David Bourget (Western Ontario)
David Chalmers (ANU, NYU)
Rafael De Clercq
Jack Alan Reynolds
Learn more about PhilPapers
Journal of Consciousness Studies 10 (12):35-37 (2003)
When I first open a new document on my computer, as I have just done, the relationship between my key presses and what happens on the screen is rather loose. I press Enter a few times to move the cursor down the page a bit , and sometimes nothing happens for a while; or the cursor disappears for a few seconds before reappearing in its new position. After a minute or so, the machine seems to settle down, and then the correlation between taps on the keyboard and movements on the screen becomes much tighter and more consistent. Then, because taps and movements are tightly and predictably coupled, it hardly seems an inference at all to see the taps as the causes of the changes on the screen. While the computer is still 'waking up', I imagine that the taps are still the causes of the screen changes, but that the temporal relationship is lengthened and muddied by the fact that there is a lot else going on inside the machine while it is, so to speak, finishing dressing and cleaning its teeth. If, however, the machine was not just sleepy and preoccupied but seriously ill, then the relationship between taps and screen changes might become so bizarre and inconsistent that I would assume that causality had broken down. There may be causal connections inside still — the machine may still be operating in a completely deterministic fashion — but as I can no longer make sense of the relationship between input and output, I withdraw the imputation of causality
|Keywords||Body Consciousness Dualism Metaphysics Mind|
|Categories||categorize this paper)|
Setup an account with your affiliations in order to access resources via your University's proxy server
Configure custom proxy (use this if your affiliation does not provide a proxy)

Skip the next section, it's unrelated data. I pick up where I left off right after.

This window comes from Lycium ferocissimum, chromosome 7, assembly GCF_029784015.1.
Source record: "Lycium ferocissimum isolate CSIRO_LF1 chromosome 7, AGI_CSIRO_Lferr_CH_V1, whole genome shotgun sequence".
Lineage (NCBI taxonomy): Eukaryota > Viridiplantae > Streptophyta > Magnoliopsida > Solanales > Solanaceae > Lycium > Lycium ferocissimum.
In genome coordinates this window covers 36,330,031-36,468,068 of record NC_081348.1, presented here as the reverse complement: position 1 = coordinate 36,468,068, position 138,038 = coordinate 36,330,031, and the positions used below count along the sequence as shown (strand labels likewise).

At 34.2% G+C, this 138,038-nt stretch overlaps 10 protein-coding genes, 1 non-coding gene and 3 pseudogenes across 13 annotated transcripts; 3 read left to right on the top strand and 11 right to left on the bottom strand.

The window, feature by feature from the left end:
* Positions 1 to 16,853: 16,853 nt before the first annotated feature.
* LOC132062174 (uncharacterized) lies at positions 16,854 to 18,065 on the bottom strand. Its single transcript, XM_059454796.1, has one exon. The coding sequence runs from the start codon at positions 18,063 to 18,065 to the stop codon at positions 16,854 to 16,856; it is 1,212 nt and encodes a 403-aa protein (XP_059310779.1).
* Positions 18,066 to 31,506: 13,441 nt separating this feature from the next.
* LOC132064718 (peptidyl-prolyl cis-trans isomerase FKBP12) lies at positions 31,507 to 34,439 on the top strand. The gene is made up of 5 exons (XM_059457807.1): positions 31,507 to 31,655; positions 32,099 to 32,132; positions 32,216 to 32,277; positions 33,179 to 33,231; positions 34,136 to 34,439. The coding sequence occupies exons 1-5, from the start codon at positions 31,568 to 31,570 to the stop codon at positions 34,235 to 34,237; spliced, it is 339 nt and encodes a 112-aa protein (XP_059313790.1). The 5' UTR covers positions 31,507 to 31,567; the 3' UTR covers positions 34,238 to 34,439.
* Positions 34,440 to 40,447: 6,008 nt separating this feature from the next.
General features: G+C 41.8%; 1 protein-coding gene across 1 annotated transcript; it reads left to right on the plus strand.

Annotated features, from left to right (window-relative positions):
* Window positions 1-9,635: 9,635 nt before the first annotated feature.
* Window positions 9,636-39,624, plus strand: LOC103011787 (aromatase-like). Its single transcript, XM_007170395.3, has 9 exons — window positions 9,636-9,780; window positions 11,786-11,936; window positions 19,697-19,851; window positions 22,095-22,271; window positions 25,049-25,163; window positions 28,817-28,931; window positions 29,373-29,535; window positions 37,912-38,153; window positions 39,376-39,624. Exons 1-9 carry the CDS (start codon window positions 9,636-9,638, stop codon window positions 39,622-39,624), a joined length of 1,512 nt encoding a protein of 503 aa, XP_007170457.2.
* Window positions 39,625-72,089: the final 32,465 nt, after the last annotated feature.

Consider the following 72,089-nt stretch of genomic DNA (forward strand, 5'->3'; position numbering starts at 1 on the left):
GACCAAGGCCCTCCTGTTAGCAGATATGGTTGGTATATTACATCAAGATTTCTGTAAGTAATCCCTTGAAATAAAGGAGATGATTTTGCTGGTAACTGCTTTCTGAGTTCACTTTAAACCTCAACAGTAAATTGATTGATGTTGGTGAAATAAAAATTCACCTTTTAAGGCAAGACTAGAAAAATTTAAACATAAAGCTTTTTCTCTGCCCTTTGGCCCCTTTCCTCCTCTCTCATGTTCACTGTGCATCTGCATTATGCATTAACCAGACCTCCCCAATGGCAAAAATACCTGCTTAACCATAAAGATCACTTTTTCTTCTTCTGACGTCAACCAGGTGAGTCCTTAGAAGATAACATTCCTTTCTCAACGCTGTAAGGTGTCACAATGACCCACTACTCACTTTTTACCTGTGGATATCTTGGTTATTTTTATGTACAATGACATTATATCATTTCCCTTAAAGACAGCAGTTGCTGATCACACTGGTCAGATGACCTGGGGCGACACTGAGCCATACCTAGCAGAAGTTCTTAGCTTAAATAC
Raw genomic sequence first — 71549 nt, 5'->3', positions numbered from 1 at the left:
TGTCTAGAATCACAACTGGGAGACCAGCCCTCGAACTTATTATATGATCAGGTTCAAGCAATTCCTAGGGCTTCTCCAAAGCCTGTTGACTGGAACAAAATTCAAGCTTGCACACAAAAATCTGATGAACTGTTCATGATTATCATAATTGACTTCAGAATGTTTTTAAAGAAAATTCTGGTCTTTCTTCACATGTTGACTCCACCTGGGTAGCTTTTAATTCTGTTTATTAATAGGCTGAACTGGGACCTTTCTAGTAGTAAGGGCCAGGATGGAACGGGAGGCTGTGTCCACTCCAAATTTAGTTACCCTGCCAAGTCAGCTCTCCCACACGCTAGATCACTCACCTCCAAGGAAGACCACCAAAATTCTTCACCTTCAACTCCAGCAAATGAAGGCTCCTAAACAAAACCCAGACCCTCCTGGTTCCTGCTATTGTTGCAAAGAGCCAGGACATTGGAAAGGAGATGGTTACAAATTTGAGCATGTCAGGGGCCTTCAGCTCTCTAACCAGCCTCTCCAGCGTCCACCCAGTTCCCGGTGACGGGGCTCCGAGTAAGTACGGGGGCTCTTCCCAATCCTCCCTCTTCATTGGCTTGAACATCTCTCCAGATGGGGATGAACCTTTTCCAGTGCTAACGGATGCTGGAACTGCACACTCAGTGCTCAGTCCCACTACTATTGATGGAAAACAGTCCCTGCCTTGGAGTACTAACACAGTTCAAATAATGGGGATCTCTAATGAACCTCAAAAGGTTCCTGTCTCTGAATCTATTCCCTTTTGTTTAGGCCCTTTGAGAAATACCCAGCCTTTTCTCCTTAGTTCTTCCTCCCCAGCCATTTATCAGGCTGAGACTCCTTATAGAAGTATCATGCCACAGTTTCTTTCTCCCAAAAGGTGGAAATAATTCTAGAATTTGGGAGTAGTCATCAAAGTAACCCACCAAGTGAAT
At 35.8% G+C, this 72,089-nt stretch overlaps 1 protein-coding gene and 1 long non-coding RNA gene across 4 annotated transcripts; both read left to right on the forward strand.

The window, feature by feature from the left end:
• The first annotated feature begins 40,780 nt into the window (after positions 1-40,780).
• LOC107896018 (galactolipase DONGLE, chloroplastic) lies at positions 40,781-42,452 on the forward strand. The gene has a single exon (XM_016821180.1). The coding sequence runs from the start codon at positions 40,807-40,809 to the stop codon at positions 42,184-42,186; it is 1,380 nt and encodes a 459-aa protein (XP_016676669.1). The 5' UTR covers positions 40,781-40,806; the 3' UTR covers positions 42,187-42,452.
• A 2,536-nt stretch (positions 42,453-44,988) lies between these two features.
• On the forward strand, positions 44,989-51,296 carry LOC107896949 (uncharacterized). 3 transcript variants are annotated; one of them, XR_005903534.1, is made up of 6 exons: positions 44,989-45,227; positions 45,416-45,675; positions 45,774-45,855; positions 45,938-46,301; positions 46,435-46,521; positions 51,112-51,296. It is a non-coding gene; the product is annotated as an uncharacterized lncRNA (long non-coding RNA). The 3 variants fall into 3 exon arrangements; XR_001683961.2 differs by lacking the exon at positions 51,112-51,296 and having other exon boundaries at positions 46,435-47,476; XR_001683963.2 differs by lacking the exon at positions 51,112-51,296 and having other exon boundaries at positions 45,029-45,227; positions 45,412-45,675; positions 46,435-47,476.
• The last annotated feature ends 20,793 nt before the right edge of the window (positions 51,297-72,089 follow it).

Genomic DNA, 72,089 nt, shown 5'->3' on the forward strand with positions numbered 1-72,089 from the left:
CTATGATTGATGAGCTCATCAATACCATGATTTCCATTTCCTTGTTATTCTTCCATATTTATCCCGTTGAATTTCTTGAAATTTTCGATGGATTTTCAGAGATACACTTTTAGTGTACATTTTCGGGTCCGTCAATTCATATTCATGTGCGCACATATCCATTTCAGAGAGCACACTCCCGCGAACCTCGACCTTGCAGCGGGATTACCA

|Through your library|
References found in this work BETA
No references found.
Citations of this work BETA
No citations found.
Similar books and articles
Lynne Rudder Baker (1995). Need a Christian Be a Mind/Body Dualist' ? Faith and Philosophy 12 (4):489-504.
Colin McGinn (1989). Can We Solve the Mind-Body Problem? Mind 98 (July):349-66.
Rocco J. Gennaro (1996). Mind and Brain: A Dialogue on the Mind-Body Problem. Indianapolis: Hackett.
Colin McGinn (2004). Consciousness and its Objects. Oxford University Press University Press.
Michael Tye (2006). Absent Qualia and the Mind-Body Problem. Philosophical Review 115 (2):139-168.
Giuseppina D'Oro (2005). Collingwood's Solution to the Problem of Mind-Body Dualism. Philosophia 32 (1-4):349-368.
Alex Byrne (2006). Color and the Mind-Body Problem. Dialectica 60 (2):223-44.
Dean W. Zimmerman (2004). Should a Christian Be a Mind-Body Dualist?: Christians Should Affirm Mind-Body Dualism. In Michael L. Peterson & Raymond J. VanArragon (eds.), Contemporary Debates in Philosophy of Religion. Malden MA: Blackwell Publishing.
Benny Shanon (2008). Mind-Body, Body-Mind: Two Distinct Problems. Philosophical Psychology 21 (5):697 – 701.
Added to index2009-01-28
Total downloads141 ( #7,618 of 1,410,090 )
Recent downloads (6 months)19 ( #11,785 of 1,410,090 )
How can I increase my downloads?